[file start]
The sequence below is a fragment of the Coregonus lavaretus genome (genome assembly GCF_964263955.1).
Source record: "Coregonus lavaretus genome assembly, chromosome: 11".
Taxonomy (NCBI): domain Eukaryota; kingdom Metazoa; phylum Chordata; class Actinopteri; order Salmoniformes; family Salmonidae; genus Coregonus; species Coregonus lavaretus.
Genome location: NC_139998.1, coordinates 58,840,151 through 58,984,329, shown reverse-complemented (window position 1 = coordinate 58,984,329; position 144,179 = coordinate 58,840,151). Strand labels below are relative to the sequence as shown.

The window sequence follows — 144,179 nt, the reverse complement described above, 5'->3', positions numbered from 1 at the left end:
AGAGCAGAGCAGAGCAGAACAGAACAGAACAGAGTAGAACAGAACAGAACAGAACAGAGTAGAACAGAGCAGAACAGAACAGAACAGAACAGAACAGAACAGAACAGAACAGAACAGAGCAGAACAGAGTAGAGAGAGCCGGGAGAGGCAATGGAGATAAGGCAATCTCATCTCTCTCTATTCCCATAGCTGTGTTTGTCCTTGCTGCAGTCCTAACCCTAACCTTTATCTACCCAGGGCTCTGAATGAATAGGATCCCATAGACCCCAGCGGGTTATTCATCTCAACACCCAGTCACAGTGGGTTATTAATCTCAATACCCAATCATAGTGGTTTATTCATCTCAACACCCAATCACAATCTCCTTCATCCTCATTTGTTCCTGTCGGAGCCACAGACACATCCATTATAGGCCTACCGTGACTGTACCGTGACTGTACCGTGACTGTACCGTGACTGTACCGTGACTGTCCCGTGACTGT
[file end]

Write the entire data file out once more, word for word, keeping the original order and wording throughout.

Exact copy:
The sequence below is a fragment of the Coregonus lavaretus genome (genome assembly GCF_964263955.1).
Source record: "Coregonus lavaretus genome assembly, chromosome: 11".
Taxonomy (NCBI): domain Eukaryota; kingdom Metazoa; phylum Chordata; class Actinopteri; order Salmoniformes; family Salmonidae; genus Coregonus; species Coregonus lavaretus.
Genome location: NC_139998.1, coordinates 58,840,151 through 58,984,329, shown reverse-complemented (window position 1 = coordinate 58,984,329; position 144,179 = coordinate 58,840,151). Strand labels below are relative to the sequence as shown.

The window sequence follows — 144,179 nt, the reverse complement described above, 5'->3', positions numbered from 1 at the left end:
AGAGCAGAGCAGAGCAGAACAGAACAGAACAGAGTAGAACAGAACAGAACAGAACAGAGTAGAACAGAGCAGAACAGAACAGAACAGAACAGAACAGAACAGAACAGAACAGAACAGAGCAGAACAGAGTAGAGAGAGCCGGGAGAGGCAATGGAGATAAGGCAATCTCATCTCTCTCTATTCCCATAGCTGTGTTTGTCCTTGCTGCAGTCCTAACCCTAACCTTTATCTACCCAGGGCTCTGAATGAATAGGATCCCATAGACCCCAGCGGGTTATTCATCTCAACACCCAGTCACAGTGGGTTATTAATCTCAATACCCAATCATAGTGGTTTATTCATCTCAACACCCAATCACAATCTCCTTCATCCTCATTTGTTCCTGTCGGAGCCACAGACACATCCATTATAGGCCTACCGTGACTGTACCGTGACTGTACCGTGACTGTACCGTGACTGTACCGTGACTGTCCCGTGACTGT